Declan Byrnie, child prodigy and world-class concert pianist, has enjoyed a glittering career from a young age, touring the world’s best concert halls and producing acclaimed recordings. Ten years into his career his wife dies in a terrible accident and he stops performing; alone with his grief, he falls into obscurity, his concert career abandoned.
As the novel opens, we meet Declan at the end of one of his practice sessions and this immediate signals a major theme of the book – the obsessive nature of being a professional musician. In the dark backstreets of New York City, away from the glamour of Carnegie Hall and the like, Declan seeks out pianos on which to practice (despite having a decent grand piano at his apartment). He’s not fussy about the instruments, only that his practising keeps him away from his apartment until returning is “the only possible course of action”. He plays in nightclubs and cramped, smoky bars. He accompanies a singer called Sandrine, and uses his piano playing as a way to pick up women (although it embarrasses him to admit this). He’s filling a great big hole in his life with music and unsatisfying casual relationships. His dead wife haunts him and he talks to her, consciously and unconsciously. We learn a little more of his relationship with her through letters which are interspersed in the narrative.
With his decision to return to performing comes a host of attendant situations and characters, from his suave agent, Peter Barlow, to wealthy friends and patrons, journalists, an independent piano blogger (!), audience members and strange, sticky fans, and a rich Russian patron of the arts, in whose beautiful concert hall Declan plays later in the novel. Entertainingly and acutely depicted, many of these characters are recognisable from the international world of classical music and are a reminder that beyond the learning and refining of the notes is the necessary “business” of the industry.
The book takes Declan and reader on a road trip of sorts, both physical and emotional. There are the concerts, the settings successively more significant until we reach a beautiful concert hall in Boston where he plays to an audience of 700 people. Along the way, there is a crazy music festival, the polar opposite of the refined surroundings where Declan is used to playing. There are people too, including Elise, a young woman whom he meets at a swish modern concert venue, who accompanies him some of the way on his journey to Boston, and who acts as a contrasting foil for Declan’s introspection. We journey through music with him, exploring the minutiae of Bach, Chopin, Mozart, and especially Beethoven – the Hammerklavier Sonata in particular – where myriad details of the score and the musician’s personal relationship with it are revealed. Declan’s relationship with the Hammerklavier is a strange one – you sense that he doesn’t like this music very much yet is drawn to its complexities and its greatness. Purists may baulk at his irreverence, but it brings a greater humanity to both music and performer.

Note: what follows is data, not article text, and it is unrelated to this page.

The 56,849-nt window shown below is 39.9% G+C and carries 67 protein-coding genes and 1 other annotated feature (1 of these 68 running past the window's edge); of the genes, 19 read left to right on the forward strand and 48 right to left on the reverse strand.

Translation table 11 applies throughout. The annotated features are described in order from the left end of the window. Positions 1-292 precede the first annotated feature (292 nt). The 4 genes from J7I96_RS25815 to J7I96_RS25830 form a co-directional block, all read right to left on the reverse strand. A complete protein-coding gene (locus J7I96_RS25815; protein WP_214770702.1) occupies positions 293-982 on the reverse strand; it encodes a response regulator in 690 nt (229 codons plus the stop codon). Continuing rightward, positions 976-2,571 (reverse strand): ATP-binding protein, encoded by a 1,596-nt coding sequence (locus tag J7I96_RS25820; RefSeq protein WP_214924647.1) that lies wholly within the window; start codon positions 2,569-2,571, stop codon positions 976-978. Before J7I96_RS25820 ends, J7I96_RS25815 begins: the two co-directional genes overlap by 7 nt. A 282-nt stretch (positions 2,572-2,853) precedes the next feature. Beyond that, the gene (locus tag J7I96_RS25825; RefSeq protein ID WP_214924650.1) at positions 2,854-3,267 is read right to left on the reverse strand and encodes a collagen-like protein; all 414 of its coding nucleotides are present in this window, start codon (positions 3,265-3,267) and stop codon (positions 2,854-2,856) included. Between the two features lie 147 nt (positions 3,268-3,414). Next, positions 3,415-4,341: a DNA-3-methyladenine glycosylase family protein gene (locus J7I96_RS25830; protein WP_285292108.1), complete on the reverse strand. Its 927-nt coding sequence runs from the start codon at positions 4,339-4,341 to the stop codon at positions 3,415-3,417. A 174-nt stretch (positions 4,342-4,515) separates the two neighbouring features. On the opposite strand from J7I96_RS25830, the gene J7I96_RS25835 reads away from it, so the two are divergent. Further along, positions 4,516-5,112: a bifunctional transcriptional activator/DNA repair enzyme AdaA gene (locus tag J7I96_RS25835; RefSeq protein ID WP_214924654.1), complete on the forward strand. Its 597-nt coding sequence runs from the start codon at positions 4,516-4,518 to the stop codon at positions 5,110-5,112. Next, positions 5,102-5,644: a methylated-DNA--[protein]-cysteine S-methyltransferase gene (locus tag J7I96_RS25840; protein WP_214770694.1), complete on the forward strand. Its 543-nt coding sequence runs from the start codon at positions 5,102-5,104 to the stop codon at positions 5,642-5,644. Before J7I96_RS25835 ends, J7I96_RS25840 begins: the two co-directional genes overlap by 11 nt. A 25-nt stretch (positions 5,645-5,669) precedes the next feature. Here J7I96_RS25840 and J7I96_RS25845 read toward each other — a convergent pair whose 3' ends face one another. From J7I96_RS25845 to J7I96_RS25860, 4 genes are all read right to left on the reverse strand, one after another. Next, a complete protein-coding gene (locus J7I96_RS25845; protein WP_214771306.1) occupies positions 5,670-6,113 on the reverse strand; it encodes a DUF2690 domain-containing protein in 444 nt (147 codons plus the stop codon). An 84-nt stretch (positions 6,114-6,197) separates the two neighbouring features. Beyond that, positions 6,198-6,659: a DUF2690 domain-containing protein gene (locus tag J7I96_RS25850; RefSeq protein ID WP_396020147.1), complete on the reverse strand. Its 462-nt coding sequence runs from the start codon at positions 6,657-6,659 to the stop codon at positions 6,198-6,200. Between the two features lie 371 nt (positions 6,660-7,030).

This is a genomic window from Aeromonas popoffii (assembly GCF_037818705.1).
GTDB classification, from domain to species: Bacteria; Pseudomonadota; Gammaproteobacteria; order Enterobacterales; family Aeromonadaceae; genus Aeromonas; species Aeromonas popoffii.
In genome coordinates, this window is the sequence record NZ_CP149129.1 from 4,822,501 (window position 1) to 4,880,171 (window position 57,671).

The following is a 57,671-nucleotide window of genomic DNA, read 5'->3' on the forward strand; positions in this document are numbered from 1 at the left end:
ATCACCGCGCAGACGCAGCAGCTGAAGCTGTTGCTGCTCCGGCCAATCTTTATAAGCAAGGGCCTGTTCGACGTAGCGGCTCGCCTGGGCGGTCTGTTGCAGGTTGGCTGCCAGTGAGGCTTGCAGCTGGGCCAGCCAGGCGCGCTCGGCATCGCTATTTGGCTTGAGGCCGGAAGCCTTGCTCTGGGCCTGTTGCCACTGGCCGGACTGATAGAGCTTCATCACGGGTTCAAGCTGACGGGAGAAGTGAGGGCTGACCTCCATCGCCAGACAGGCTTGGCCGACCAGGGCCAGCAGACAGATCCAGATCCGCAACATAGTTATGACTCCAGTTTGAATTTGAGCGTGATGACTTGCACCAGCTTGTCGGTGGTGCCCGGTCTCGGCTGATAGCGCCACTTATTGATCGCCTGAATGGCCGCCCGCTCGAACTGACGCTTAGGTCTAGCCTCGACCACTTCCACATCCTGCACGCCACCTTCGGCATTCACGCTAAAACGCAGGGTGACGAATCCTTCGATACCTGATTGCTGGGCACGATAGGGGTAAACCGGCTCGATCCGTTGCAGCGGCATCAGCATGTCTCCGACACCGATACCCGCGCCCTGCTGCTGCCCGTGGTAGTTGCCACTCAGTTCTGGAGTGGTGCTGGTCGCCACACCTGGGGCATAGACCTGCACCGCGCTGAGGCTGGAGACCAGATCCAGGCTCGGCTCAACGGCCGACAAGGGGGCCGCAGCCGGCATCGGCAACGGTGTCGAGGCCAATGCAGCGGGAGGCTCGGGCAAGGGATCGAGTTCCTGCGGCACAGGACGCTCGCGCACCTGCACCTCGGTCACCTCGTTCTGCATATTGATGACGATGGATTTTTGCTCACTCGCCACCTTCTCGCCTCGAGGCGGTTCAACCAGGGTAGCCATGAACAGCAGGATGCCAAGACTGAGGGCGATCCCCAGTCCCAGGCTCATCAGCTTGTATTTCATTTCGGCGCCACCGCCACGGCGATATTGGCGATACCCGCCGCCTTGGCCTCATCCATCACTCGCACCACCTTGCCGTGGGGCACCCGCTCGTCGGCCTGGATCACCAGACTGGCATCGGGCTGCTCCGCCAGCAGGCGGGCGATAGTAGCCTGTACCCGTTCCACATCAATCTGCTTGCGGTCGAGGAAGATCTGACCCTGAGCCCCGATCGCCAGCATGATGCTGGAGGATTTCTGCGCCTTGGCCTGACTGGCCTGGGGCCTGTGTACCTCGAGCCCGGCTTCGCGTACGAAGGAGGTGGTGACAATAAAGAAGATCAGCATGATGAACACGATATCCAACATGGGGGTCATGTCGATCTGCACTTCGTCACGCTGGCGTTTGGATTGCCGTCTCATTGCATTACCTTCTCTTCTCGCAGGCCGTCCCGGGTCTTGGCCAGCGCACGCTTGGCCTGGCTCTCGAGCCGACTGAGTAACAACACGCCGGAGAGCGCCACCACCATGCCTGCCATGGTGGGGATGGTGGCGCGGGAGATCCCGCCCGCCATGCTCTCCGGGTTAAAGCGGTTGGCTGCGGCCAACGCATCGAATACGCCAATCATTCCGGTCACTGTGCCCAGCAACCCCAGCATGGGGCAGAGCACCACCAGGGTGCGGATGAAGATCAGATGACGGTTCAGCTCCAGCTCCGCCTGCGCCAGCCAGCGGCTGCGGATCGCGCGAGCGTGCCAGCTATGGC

There is also a wealth of detail about the practice of practising, including the wisdom of Declan’s piano teacher Tal, and performing – the emotional and physical aspects of the pianist’s craft, and the sheer grunt work of being a musician, which are often overlooked in the midst of beautiful, arresting performances.
The book ends in Italy in a small town in which Declan and his late wife dreamed of one day settling, and it is here that the circumstances of his wife’s death, and its preamble, are fully revealed. It’s shocking, unexpected and sad, and one feels that Declan’s behaviour throughout the book as he deals with his grief is justified.
The prose is immediate and engaging, often entertaining, with many episodes which remind us that musicians do not exist in a gilded cage but are ordinary people who happen to do extraordinary things. The protagonist could have a different career and the narrative would still be effective – this is, primarily, a story about love and the exigencies of human relationships, and how betrayal and grief shape and change us. But the fact that Declan is a musician and, more specifically, a pianist – the loneliest of musical professions – and an obsessive one at that, lends a greater depth to the narrative; his obsessive nature causes him to analyse and over-analyse his emotional responses, much as he analyses the Hammerklavier, but also provides an outlet for his grief. Practicing is a protection against his emotions and the music offers a special kind of solace.
Few writers can truly capture the physical and emotional experience of playing and engaging with music, especially complex repertoire like the Hammerklavier sonata. Not since An Equal Music by Vikram Seth have I encountered such sensitive, intelligent and vivid writing about music as Damian Lanigan achieves here. Added to that, a well-paced, entertaining storyline makes this book a thoroughly good read.
The Ghost Variations by Damian Lanigan is published in the UK by Weatherglass Books on 15th September
Postcript: the title of the novel, The Ghost Variations, is taken from Schumann’s last piano work, composed in 1854 before he was committed to a mental hospital. While he was writing these variations, he flung himself into the freezing Rhine. The work is intimate, poignant and highly personal.